Best Selling Books by Helen Keller

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release date: May 08, 2015
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The Story of My Life
The Story of My Life, first published in 1903, is Helen Keller's autobiography detailing her early life, especially her experiences with Anne Sullivan. Portions of it were adapted by William Gibson for a 1957 Playhouse 90 production, a 1959 Broadway play, a 1962 Hollywood feature film, and the Indian film "Black", which was directed by Sanjay Leela Bhansali. The book is dedicated to inventor Alexander Graham Bell. The dedication reads, "To ALEXANDER GRAHAM BELL Who has taught the deaf to speak and enabled the listening ear to hear speech from the Atlantic to the Rockies, I dedicate this Story of My Life."
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release date: Dec 17, 2009
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The World I Live In and Optimism: A Collection of Essays (Dover Books on Literature & Drama)
These poetic, inspiring essays offer insights into the world of a gifted woman who was deaf and blind. Helen Keller relates her impressions of life's beauty and promise, perceived through the sensations of touch, smell, and vibration, together with the workings of a powerful imagination. 
The World I Live In comprises fifteen essays and a poem, "A Chant of Darkness," all of which originally appeared in The Century Magazine.  These brief articles include "The Seeing Hand," "The Hands of Others," "The Power of Touch," "The Finer Vibrations," "Smell, the Fallen Angel" "Inward Visions," and other essays. "Optimism," written while Keller was a college student, offers eloquent observations on acquiring and maintaining a sense of happiness. These essays reflect the author's remarkable achievements, as expressed in her honorary degree from Harvard, the first ever granted to a woman: "From a still, dark world she has brought us light and sound; our lives are richer for her faith and her example."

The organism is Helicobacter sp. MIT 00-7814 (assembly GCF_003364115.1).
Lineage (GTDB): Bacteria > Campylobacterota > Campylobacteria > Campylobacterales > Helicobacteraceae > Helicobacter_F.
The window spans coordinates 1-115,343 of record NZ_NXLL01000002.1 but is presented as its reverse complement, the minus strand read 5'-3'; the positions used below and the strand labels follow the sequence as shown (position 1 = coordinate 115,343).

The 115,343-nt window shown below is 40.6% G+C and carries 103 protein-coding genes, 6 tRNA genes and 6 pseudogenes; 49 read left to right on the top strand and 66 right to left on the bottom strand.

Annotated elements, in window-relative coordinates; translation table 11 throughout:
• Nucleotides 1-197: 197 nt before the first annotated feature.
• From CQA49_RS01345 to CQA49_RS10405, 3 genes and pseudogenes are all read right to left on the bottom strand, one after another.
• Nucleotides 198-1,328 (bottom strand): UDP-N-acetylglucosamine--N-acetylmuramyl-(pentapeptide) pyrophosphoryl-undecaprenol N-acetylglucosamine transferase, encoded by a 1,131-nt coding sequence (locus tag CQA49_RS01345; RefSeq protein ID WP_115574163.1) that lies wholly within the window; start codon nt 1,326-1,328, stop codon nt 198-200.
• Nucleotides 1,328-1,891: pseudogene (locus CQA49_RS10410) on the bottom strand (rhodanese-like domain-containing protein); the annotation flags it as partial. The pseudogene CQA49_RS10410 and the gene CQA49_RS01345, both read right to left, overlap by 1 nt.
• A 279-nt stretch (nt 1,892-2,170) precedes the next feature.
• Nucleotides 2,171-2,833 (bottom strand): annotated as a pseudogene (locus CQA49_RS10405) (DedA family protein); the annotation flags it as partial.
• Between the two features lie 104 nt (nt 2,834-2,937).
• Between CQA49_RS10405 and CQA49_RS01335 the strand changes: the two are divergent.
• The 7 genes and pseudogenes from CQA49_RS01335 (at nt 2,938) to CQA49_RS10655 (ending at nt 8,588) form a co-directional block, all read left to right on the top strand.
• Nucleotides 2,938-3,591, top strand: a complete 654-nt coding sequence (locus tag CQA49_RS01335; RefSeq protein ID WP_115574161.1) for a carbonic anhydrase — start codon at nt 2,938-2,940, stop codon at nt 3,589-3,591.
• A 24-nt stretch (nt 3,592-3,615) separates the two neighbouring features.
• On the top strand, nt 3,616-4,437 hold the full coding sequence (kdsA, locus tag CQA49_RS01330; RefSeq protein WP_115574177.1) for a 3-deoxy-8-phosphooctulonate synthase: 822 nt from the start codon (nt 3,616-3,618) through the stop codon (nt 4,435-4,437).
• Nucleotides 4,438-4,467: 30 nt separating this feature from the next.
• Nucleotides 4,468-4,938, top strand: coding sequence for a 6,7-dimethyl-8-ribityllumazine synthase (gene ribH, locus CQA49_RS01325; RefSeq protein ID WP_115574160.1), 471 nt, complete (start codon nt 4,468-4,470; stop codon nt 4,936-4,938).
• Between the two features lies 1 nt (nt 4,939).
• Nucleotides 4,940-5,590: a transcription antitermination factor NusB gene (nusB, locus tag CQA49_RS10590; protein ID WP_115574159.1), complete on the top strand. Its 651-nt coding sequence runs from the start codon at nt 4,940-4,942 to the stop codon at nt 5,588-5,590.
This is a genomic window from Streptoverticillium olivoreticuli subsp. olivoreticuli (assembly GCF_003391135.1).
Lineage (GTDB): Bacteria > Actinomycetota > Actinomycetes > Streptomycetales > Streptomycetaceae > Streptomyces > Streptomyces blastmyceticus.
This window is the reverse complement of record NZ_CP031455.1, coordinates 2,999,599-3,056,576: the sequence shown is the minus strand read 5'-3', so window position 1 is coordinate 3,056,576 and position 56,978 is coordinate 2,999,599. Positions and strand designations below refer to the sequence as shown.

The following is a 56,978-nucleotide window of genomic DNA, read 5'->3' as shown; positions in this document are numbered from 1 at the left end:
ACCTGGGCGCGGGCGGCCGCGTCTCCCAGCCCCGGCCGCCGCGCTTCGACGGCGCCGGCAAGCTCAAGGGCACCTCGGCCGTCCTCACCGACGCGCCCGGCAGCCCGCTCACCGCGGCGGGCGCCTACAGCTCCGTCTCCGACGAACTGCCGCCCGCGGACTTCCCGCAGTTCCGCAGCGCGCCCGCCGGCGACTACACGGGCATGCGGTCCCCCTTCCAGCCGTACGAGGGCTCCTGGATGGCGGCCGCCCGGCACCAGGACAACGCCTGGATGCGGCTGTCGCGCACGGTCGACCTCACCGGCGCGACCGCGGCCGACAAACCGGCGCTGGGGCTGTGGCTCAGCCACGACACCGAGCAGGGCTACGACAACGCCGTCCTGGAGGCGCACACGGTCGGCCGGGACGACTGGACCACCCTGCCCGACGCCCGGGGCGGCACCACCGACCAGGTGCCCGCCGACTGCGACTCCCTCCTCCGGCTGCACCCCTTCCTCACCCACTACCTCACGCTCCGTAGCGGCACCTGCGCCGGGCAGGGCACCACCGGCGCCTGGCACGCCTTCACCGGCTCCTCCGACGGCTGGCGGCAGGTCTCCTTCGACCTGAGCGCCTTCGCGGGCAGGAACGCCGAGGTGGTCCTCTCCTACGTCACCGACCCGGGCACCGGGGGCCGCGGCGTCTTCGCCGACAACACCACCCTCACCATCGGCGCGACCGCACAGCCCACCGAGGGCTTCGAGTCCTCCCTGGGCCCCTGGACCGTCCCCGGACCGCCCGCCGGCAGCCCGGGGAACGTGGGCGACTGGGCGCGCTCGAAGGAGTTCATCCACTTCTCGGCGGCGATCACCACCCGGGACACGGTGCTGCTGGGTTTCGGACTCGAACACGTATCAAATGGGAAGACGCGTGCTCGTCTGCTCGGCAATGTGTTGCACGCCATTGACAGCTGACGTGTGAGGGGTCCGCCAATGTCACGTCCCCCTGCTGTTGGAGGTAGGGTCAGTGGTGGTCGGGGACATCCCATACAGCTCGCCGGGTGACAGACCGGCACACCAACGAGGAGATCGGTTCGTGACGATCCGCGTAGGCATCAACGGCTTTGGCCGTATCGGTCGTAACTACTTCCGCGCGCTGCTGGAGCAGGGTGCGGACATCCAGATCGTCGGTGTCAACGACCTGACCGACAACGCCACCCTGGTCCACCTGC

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release date: Sep 15, 2008
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A Europe of Rights: The Impact of the ECHR on National Legal Systems
This volume focuses, comparatively and dynamically, on the reception of the ECHR regime within the national legal orders of the Member States of the Council of Europe. The definition of "legal order" used is expansive, including the legislature, the executive, the judiciary, and any public authority established through constitutional and public law that produces or applies legal norms. The central inquiry of the book is how, through what mechanisms, and to what extent, the national legal orders of the Member States are coordinated with, adapted to, or adjusted by the ECHR - emphasizing both the cooperative and conflictive aspects of reception.

The book brings together a series of structured-focused comparisons: each chapter undertaking a comparative case study which collects and analyzes basic data on the reception of the ECHR within national legal orders. These structured-focused comparisons, whose purpose is not so much to test theory, but to develop appropriate theoretical concepts and to generate hypotheses, work on the assumption that comparing two, relatively like cases offer a better opportunity to build more general theoretical frameworks.